Let me guess, it’s 2 a.m. and you’re lying awake begging your body to fall asleep. Maybe your aches and pains make it hard to get comfortable, or your mind is busy buzzing with all the tasks you have to do tomorrow. Whatever the reason, it’s frustrating, and as you watch the time tick by your mind is helpfully calculating how much sleep you’d get if you fell asleep right now. 5 hours . . 4 hours . . 3.5 hours . .
Trouble falling asleep and staying asleep can happen for many reasons and if you’re not paying attention you could be accidentally making it more difficult for your body to get the rest it needs to be fast, focused, and fit.
So what contributes to poor sleep? And what can you do about it?
Cut the caffeine. You know that third cup of coffee you have in the afternoon? The one that helps you pretend to be awake as you struggle to get over the post lunch slump? Well unfortunately it can be contributing to your active mind at the end of the day. Caffeine in any form: coffee, tea, soda, chocolate – acts as a stimulant and the effects can last for hours so say no to caffeine at least six hours before bed. Tip: if you can’t give up all caffeine, limit it to the mornings, or try starting with one less cup of joe!
Stop the smoke. Similar to caffeine, nicotine can act as a stimulant, keeping you wide awake and hyper in the evenings. Limiting smoking in general is a great idea for your health, but giving up that before bedtime smoke may help you fall asleep faster. Tip: think of what you’re using that last cigarette for in the evening – does it help you wind down and relax? Test out other ways to unwind like listening to calming music, stretching, or reading a book. Whatever works for you!
Note: some asthma and weight loss medications also have stimulant effects. Talk to your doctor to find out whether any of your medications can interfere with sleep and see if they approve taking the medication at a different time of day. Never change how much or when you take any medication without first talking with your doctor.
Avoid Alcohol. Need a nightcap to fall asleep? Many people use alcohol to fall asleep because it makes people sleepy, the problem with this is that while alcohol may help you fall asleep it actually leads to more restless sleep and greater chances of waking up throughout the night. Tip: try some relaxing herbal tea instead.
Slow down the Stress. Yeah right. While we can’t always make our lives easier, we can take time to relax at the end of the day. Having a ritual for relaxing before bed can signal the brain that it’s time for sleep. Because what’s more important: watching another re-run or being able to function the next day?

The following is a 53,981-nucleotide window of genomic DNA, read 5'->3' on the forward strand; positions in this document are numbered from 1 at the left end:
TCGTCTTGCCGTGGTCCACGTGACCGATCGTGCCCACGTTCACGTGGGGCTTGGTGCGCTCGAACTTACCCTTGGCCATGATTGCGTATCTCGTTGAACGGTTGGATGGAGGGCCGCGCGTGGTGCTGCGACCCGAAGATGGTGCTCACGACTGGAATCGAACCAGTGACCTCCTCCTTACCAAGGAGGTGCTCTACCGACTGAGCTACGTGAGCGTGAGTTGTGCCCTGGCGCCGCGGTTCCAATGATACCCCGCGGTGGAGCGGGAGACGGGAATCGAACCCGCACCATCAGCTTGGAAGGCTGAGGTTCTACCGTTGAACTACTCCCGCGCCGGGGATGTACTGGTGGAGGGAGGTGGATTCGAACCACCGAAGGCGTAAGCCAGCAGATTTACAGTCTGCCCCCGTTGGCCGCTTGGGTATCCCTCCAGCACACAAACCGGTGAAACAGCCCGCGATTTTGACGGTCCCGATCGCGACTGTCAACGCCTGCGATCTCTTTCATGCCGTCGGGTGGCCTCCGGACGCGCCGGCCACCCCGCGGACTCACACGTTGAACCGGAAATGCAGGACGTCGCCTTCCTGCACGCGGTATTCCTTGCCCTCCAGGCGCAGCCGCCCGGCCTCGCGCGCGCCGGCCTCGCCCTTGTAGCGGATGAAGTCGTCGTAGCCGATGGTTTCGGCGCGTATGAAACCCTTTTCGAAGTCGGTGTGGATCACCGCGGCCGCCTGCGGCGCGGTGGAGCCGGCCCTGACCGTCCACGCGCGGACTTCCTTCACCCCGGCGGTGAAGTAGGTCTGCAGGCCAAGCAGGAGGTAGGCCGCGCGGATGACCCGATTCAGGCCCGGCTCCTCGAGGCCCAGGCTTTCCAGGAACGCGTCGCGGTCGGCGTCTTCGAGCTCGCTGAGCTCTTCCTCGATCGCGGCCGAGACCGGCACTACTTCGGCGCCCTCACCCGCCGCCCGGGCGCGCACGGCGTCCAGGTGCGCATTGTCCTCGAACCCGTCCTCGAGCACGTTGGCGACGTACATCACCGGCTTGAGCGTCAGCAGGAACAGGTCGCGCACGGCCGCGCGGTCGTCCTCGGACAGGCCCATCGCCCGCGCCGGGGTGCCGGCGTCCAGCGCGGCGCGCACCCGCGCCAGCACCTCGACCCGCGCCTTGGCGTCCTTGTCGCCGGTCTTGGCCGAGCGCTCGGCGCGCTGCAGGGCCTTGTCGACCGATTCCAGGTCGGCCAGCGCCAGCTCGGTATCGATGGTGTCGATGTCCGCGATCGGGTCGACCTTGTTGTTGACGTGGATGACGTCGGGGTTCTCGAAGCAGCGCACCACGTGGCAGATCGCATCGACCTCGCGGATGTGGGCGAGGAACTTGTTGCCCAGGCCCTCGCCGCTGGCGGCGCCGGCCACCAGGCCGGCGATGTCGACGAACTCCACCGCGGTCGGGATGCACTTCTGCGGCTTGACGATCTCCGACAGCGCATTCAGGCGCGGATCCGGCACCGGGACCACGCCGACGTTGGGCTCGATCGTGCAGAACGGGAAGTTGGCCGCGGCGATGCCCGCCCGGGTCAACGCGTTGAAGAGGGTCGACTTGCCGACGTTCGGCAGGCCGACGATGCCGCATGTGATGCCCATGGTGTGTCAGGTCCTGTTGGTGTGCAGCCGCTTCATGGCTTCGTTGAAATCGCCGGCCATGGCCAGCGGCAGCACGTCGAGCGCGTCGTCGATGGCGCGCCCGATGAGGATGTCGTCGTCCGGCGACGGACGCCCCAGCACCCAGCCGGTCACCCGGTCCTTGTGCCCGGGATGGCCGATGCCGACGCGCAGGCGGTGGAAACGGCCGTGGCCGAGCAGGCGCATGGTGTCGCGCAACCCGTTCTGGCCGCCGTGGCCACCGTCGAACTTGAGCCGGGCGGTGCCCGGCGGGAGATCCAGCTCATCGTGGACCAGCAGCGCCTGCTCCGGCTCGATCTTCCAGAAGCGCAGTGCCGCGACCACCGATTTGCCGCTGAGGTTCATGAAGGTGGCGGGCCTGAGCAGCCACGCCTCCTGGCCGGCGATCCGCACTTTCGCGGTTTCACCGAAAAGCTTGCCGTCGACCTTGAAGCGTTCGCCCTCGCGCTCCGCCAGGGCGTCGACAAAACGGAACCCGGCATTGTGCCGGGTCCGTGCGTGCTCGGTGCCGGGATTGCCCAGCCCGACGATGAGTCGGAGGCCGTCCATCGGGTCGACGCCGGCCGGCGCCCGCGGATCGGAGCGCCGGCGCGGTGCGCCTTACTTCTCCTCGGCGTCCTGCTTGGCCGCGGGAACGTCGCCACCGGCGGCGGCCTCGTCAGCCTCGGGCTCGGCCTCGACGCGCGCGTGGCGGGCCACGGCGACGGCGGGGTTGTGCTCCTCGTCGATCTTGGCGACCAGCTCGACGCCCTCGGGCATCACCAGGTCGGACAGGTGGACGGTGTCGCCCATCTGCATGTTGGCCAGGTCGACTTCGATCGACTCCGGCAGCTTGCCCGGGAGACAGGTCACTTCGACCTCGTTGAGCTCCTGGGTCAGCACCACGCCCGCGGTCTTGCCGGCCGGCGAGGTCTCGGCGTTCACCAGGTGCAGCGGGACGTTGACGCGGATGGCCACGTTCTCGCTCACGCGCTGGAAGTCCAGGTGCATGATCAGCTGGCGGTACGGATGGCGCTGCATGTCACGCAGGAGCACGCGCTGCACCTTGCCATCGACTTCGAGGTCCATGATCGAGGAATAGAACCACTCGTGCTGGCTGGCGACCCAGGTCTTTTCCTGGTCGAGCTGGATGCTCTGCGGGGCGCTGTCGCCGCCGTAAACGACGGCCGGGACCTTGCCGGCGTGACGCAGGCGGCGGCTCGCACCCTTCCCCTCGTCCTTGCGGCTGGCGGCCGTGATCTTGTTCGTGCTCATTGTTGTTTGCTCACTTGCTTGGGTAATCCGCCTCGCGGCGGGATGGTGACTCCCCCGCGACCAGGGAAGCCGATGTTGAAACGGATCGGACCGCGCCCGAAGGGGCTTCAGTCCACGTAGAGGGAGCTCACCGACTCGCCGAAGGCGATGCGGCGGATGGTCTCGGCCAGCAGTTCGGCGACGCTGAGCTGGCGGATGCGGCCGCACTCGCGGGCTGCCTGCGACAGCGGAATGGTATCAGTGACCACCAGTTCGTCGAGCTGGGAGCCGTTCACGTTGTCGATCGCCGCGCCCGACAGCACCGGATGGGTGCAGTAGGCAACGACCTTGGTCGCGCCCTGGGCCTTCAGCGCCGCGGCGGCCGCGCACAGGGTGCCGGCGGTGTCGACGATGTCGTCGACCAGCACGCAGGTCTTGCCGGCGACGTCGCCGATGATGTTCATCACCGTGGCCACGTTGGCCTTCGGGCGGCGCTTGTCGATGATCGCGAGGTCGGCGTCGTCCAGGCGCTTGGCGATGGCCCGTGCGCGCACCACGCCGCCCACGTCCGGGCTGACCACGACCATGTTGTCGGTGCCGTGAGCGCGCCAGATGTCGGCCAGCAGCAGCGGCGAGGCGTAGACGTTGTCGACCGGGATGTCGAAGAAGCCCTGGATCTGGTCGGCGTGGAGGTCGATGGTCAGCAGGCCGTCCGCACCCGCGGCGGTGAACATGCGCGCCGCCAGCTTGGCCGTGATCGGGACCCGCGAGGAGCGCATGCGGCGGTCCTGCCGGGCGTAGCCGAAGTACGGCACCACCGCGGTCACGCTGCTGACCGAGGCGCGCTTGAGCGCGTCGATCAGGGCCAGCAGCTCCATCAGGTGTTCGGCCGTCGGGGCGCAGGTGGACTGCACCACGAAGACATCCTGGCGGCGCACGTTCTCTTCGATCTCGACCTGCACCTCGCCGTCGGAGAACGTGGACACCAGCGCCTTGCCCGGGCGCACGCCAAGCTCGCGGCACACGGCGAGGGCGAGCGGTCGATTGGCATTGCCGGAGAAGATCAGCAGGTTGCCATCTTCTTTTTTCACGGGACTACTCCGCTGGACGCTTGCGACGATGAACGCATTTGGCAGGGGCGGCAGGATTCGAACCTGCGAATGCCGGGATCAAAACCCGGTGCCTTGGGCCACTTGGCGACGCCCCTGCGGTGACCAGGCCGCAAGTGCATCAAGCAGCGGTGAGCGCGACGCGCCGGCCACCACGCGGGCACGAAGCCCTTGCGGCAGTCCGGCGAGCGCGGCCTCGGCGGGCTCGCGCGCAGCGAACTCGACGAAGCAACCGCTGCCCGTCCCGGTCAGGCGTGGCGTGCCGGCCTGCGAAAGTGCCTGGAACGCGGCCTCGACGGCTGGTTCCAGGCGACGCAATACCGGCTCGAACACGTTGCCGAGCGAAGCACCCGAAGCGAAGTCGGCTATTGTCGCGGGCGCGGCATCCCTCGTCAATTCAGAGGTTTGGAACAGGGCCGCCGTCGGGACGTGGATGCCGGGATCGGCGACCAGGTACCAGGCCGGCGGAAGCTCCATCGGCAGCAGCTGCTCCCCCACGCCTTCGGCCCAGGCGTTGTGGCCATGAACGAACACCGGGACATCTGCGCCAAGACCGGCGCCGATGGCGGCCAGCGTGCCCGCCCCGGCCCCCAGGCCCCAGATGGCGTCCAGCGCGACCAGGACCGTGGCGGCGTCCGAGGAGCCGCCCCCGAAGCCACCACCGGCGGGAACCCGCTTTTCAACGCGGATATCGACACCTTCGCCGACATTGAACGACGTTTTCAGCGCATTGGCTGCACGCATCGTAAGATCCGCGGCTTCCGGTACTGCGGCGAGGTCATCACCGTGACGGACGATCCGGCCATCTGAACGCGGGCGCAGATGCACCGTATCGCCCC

Note: snoring can interfere with your sleep – and your partners! – and could potentially be a symptom of sleep apnea. Bring it up to your doctor next time you go in for a check-up.
Stand up (and move). Have you ever had that feeling where your mind is tired, but your body can’t quite get comfortable? Sometimes our bodies need to feel tired to rest and sitting at a desk all day at work and then relaxing in front of the TV at home doesn’t allow a lot of opportunity for your body to be moving. Taking a walk or going to the gym can increase your fatigue at the end of the day and make falling asleep a little easier. Tip: try to go for a walk outside in the sun. Sunshine helps adjust our sleep/wake cycle so when it gets dark your brain knows it’s time to sleep.
Bed is for Sleep. Television screens, traffic noise, extreme temperatures, and light can all adversely impact your sleep. Not to mention varying wake up times and naps. I get it feels good to take a nap in the middle of the day, maybe even feels necessary to keep going – I’m guilty of curling up on lazy Sunday afternoons – but waking up at a consistent time every day, no matter how much sleep you got the night before, and avoiding naps helps reset your internal clock so you’ll feel sleepy at the right time. And making your bedroom as cozy, quiet, and dark as possible will help to induce that drowsy comfortable feeling. Tip: limit your bed to sleep and sex; all other activities can and should be done elsewhere And if you’ve been lying in bed for 15-20 minutes (don’t watch the clock, it’s not the exact time that matters) get up and go do something relaxing in another room until you feel drowsy again and then get back in bed. Repeat as needed – it’s all about helping your brain learn that bed is for sleep.
What are you going to choose? Keep on doing the same thing, or try something new and finally get that shut eye you deserve.
Even if you think that caffeine doesn't effect you anymore or a glass of wine before bed isn't a problem, why not give these changes a try and see what happens? Think of it like an experiment: you can always go back to your old habits afterwards if they don't help.
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This blog was originally posted on actwithpurpose.ca
Dr. Jessica is a psychologist (supervised practice), author, and trainer who is dedicated to bringing science-driven advice and information to everyone.